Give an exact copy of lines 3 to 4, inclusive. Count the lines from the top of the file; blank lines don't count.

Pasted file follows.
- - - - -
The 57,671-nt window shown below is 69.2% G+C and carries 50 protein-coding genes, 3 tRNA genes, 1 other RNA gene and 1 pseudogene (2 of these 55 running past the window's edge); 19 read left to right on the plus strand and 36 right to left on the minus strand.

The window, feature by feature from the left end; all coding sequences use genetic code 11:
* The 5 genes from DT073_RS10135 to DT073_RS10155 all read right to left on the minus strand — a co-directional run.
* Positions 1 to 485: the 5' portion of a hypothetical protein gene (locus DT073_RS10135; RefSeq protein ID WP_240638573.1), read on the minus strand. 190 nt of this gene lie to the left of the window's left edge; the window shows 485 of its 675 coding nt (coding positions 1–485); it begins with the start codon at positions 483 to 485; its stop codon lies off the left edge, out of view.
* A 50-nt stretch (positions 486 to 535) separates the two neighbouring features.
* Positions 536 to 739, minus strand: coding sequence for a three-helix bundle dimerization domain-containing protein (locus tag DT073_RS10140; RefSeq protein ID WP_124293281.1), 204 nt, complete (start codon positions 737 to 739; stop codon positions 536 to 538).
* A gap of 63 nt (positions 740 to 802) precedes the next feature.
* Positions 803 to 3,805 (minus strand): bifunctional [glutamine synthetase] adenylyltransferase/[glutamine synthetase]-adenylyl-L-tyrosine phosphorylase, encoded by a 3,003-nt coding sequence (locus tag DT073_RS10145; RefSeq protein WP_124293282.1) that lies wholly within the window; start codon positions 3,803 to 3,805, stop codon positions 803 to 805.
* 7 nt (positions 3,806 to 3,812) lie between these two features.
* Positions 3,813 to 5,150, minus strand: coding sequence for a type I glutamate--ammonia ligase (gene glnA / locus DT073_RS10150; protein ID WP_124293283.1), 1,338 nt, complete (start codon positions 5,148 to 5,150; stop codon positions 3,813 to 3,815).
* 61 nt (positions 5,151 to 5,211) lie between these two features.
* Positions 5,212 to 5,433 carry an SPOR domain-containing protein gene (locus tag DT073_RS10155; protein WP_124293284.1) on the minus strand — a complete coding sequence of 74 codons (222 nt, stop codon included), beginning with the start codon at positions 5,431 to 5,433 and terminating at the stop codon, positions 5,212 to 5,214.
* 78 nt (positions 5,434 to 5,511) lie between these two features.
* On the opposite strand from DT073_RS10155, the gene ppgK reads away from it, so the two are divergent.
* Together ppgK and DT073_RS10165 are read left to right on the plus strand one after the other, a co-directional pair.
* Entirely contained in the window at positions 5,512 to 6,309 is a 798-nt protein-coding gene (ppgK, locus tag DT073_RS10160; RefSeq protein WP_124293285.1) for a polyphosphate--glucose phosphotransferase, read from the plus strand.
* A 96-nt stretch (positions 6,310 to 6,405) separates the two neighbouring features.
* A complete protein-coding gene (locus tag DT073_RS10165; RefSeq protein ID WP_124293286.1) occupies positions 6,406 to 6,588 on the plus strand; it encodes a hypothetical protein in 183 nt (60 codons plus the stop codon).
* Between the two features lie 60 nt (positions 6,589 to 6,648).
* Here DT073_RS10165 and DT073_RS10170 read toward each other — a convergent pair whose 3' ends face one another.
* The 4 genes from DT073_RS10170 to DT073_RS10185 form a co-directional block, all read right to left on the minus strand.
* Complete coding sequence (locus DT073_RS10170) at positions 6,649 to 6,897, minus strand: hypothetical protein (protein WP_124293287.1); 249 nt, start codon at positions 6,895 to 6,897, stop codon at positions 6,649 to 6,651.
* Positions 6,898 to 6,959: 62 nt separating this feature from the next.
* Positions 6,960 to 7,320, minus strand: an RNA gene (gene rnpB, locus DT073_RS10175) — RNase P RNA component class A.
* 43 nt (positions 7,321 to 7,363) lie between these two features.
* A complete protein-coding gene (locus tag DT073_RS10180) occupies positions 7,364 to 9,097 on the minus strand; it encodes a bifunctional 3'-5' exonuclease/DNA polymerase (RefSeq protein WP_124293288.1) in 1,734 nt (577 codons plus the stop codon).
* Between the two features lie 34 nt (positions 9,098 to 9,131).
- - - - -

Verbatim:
* The 5 genes from DT073_RS10135 to DT073_RS10155 all read right to left on the minus strand — a co-directional run.
* Positions 1 to 485: the 5' portion of a hypothetical protein gene (locus DT073_RS10135; RefSeq protein ID WP_240638573.1), read on the minus strand. 190 nt of this gene lie to the left of the window's left edge; the window shows 485 of its 675 coding nt (coding positions 1–485); it begins with the start codon at positions 483 to 485; its stop codon lies off the left edge, out of view.